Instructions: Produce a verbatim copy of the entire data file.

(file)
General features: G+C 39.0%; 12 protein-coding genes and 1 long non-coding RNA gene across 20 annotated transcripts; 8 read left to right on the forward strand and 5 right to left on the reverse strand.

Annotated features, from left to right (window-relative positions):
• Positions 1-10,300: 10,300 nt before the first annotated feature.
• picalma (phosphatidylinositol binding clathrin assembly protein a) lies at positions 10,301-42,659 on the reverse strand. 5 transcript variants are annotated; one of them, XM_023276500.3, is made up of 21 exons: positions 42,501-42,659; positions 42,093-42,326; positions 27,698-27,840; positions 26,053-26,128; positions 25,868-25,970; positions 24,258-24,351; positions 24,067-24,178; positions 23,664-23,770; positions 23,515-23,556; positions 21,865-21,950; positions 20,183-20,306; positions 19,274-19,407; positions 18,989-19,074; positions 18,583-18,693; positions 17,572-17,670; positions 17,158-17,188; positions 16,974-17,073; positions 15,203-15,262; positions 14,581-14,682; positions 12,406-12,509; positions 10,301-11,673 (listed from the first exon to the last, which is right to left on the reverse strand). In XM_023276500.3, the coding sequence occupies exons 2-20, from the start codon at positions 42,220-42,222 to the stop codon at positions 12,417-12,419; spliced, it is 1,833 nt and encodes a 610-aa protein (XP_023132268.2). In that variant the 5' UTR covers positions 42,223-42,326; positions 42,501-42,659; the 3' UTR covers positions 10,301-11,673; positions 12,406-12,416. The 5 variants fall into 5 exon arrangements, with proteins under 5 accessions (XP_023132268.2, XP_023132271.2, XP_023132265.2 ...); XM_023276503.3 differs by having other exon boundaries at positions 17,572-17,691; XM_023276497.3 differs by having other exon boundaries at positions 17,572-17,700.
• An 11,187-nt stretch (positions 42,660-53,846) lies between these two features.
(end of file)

General features: G+C 39.0%; 12 protein-coding genes and 1 long non-coding RNA gene across 20 annotated transcripts; 8 read left to right on the forward strand and 5 right to left on the reverse strand.

Annotated features, from left to right (window-relative positions):
• Positions 1-10,300: 10,300 nt before the first annotated feature.
• picalma (phosphatidylinositol binding clathrin assembly protein a) lies at positions 10,301-42,659 on the reverse strand. 5 transcript variants are annotated; one of them, XM_023276500.3, is made up of 21 exons: positions 42,501-42,659; positions 42,093-42,326; positions 27,698-27,840; positions 26,053-26,128; positions 25,868-25,970; positions 24,258-24,351; positions 24,067-24,178; positions 23,664-23,770; positions 23,515-23,556; positions 21,865-21,950; positions 20,183-20,306; positions 19,274-19,407; positions 18,989-19,074; positions 18,583-18,693; positions 17,572-17,670; positions 17,158-17,188; positions 16,974-17,073; positions 15,203-15,262; positions 14,581-14,682; positions 12,406-12,509; positions 10,301-11,673 (listed from the first exon to the last, which is right to left on the reverse strand). In XM_023276500.3, the coding sequence occupies exons 2-20, from the start codon at positions 42,220-42,222 to the stop codon at positions 12,417-12,419; spliced, it is 1,833 nt and encodes a 610-aa protein (XP_023132268.2). In that variant the 5' UTR covers positions 42,223-42,326; positions 42,501-42,659; the 3' UTR covers positions 10,301-11,673; positions 12,406-12,416. The 5 variants fall into 5 exon arrangements, with proteins under 5 accessions (XP_023132268.2, XP_023132271.2, XP_023132265.2 ...); XM_023276503.3 differs by having other exon boundaries at positions 17,572-17,691; XM_023276497.3 differs by having other exon boundaries at positions 17,572-17,700.
• An 11,187-nt stretch (positions 42,660-53,846) lies between these two features.